Your windowsill plants will not need any more help with light once the days reach 14 hours, and your seeds will find it easy to sprout.

By the end of the month, it’s safe to take your plants outside – especially if you are on the West coast. Simply put them in a container and put them outside, bringing them indoors at night. Midwest growers may want to make sure the risk of frost has passed first. Alaskan growers will need to wait another month or place the plants in containers and bring them inside during cold nights.

If you created a mother plant, it’s time to make clones. Read the article “How to make clones” for more information

May

Average Day Length: 14 hours to 15 hours 40 minutes
Average Temperature: 52 degrees to 72 degrees

Alaska:
Average day length: 15 hours 45 minutes to 17 hours 45 minutes
Average Temperature: 40 degrees to 61 degrees

May is the start of outdoor marijuana. It’s finally Spring – even in Alaska. If you live on the Alaskan coast, it’s probably okay to start placing your plants outside. Stay vigilant for frost, of course. The Alaskan interior should wait until the middle of the month – just to be safe.

If you have autoflowering seeds, you’ll begin sprouting them the second half of this month. They need three months of summer to grow, and for some parts of the Midwest and Alaska, that’s all the time you will have before the freezing temperatures return. Expect your harvest to be ready mid-August.

June

Average Day Length: 14 hours 50 minutes to 15 hours 55 minutes
Average Temperature: 54 degrees to 81 degrees

Alaska:
Average day length: 17 hours 50 minutes to 18 hours 15 minutes
Average Temperature: 52 degrees to 71 degrees

June is when your plants will experience the most growth – especially between June 18th and June 24th. You’ll see your autoflowering plants grow rapidly as they begin to develop flowers. Your non-autoflowering plant will also speed up, thanks to the warming temperatures.

July

Average Day Length: 14 hours 5 minutes to 15 hours 55 minutes
Average Temperature: 58 degrees to 85 degrees

Alaska:
Average day length: 16 hours 30 minutes to 18 hours 15 minutes
Average Temperature: 55 degrees to 73 degrees

In this hot month, your autoflowing plants will now have large flower cluster, while some non-autoflowering plants will have their first pistils.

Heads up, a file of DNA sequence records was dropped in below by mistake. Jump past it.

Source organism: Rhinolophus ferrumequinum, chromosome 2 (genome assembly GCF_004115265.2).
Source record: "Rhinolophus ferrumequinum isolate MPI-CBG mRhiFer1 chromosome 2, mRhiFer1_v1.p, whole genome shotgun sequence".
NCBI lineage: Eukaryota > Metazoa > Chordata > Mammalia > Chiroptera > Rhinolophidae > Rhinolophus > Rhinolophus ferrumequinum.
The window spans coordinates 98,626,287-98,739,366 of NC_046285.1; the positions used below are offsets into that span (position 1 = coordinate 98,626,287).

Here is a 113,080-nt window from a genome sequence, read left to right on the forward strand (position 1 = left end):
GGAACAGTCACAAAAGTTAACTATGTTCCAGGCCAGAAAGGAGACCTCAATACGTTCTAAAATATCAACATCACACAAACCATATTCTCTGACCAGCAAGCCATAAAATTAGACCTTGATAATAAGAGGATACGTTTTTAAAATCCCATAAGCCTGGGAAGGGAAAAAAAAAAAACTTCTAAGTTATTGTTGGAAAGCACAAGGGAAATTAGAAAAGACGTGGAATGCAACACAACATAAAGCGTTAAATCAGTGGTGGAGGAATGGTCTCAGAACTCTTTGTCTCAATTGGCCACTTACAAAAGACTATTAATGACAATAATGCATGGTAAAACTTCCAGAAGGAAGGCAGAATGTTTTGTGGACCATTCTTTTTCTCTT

If you decided to use regular (non-feminized) seeds, now is when you’ll need to be checking for male plants. Keep an eye on the side branches and quickly remove them. You’ll recognize the males because they will develop flowerheads at the root of the side branch. These flowerheads will look like two small balls that are resting on a short, thin stem.

Female plants, however, will have drop-shaped calyxes that have two white pistils protruding from them.

August

Average Day Length: 13 hours 5 minutes to 14 hours 55 minutes
Average Temperature: 58 degrees to 84 degrees

Alaska:
Average day length: 14 hours to 16 hours 25 minutes
Average Temperature: 49 degrees to 66 degrees

Remember those autoflowers that sprouted back in late May? It’s now time to harvest them. Cut the flower heads and hang them upside down in a dark place to dry. Dry them at room temperature – don’t try to speed up the process by making it too hot. It should take about 10 days.

Dry your autoflowers at this time

You’re done when the branchlet cracks when you bend it.

Near the end of the month, most areas will have less than 14 hours of sunlight. Alaska is the exception. Once this happens, non-autoflowering plants will begin their last flowering phase.

September

Average Day Length: 11 hours 40 minutes to 13 hours 20 minutes
Average Temperature: 54 degrees to 76 degrees

Alaska:
Average day length: 11 hours 30 minutes to 14 hours
Average Temperature: 38 degrees to 55 degrees